Another option would be to base it not just on how much co2 emitted, but also on a percentage of revenue. The more you polute and the more money you make, the more you will be taxed.

Normal taxes and fines are all well and good, but generally don't seem to do much in the context of big business. It becomes a business decision, as opposed to a punishment with a lesson learned. "Is it more cost effective to continue the way we are and pay the fine, or change our business model?"

0
Plus...
written by Mark, July 11, 2007
Plus you're talking about the gov't giving the money back to the consumer - how? If you're planning on sending out 100,000,000 checks every month - well there goes a large chunk of the money that you gained from the auctions in the first place, just in postage. If you plan on giving it back in more discreet ways: lower taxes somewhere else, people are going to complain because they care about immediate feedback and getting a more expensive energy bill (and more expensive products in general across the board) is, to most people, much more immediate feedback than lower taxes somewhere else.
0
...
written by steve-o, July 11, 2007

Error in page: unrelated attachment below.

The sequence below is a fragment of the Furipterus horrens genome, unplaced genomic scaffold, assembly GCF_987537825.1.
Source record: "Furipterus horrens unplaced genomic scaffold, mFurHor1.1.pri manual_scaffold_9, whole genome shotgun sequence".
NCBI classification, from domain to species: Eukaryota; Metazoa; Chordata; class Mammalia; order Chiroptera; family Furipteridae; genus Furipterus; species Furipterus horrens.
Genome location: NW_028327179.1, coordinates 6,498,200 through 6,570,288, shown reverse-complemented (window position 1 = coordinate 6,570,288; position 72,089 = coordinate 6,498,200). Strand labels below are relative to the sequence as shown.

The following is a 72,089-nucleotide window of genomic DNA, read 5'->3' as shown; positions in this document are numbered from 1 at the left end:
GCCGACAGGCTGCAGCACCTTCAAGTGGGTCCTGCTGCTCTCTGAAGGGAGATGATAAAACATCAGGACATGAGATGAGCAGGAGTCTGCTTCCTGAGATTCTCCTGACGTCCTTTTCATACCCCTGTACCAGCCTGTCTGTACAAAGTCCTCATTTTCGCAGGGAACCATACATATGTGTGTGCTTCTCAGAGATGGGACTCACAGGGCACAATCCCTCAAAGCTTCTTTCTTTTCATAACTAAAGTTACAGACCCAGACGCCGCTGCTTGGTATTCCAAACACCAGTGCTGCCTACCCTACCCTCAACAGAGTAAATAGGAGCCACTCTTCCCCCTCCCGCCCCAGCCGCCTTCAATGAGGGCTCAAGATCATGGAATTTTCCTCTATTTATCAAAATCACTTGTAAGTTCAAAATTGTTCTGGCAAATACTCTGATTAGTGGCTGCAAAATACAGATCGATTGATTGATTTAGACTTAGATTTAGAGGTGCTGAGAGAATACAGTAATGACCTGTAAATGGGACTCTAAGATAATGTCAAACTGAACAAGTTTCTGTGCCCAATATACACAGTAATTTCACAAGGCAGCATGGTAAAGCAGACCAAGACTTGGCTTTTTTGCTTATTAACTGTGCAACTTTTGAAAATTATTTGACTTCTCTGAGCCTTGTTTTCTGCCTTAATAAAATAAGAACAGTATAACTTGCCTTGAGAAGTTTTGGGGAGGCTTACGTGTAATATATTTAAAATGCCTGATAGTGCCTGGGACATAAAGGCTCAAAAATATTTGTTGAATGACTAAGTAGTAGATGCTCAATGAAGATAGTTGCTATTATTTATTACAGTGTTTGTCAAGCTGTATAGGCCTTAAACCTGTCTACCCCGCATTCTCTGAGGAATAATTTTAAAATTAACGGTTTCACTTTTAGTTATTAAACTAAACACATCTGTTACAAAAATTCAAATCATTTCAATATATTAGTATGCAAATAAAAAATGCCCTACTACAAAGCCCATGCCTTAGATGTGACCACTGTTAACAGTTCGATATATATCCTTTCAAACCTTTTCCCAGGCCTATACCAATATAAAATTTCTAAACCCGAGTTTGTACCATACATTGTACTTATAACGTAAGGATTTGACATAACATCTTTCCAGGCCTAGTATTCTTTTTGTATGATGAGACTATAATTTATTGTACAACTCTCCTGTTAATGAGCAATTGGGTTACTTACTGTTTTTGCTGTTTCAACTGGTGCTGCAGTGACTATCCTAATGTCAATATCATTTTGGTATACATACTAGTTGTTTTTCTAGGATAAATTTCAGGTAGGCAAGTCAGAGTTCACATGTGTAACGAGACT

Your site breaks in Firefox. Fix it. >:(
0
exactly...
written by Mark, July 11, 2007
the previous post, starting with "It's like drugs" has it right. You need to give large corporations incentive to not pollute as much while, at the same time, allow smaller companies to pollute a bit without taxing them through the roof.

Basically we need to make a law that taxes the largest polluting companies through the roof to the point where it is cheaper for them to get equipment that pollutes less than it is to keep polluting - maybe an exponential tax? :-) $1 for the first ton, $10,000 for the millionth.

It would work, but it would NEVER pass because the viagra canda companies it hurts have $$ in DC.
0
Tax
written by ..., July 11, 2007
It needs to be a tax on the corporation, tho, and not something that will just be passed directly onto the consumer.

"Oh no, the government is taxing us so the product now costs more, sob sob, shareholders are sad" etc will just result in a tax.

If there were someway to ensure the corporation ate the tax and did not pass it on, it would actually get somewhere. Otherwise it's just another justification for a price hike.
0
It would work, but it won't
written by Thomas Brakar, July 11, 2007
Mark, you've missing a point here. If you get a monthly carbon check, you would not just hand it back to your old polluting energy provider. No way! You would hang on to that extra money and look for a cheaper energy company. And, to your surprise, you'd find that cost-expensive eco-friendly energy suddenly got slightly cheaper than fossil energy. Good for you - good for the environment.

The reason it won't work is that there is no way the government would give that extra money to you. They would hang on to it just as strongly as you would, looking for other things to spend it on.
0
uuuuuuuuuhhhhhhhhhhhhhhhhhhhhhhhhmmmmmmm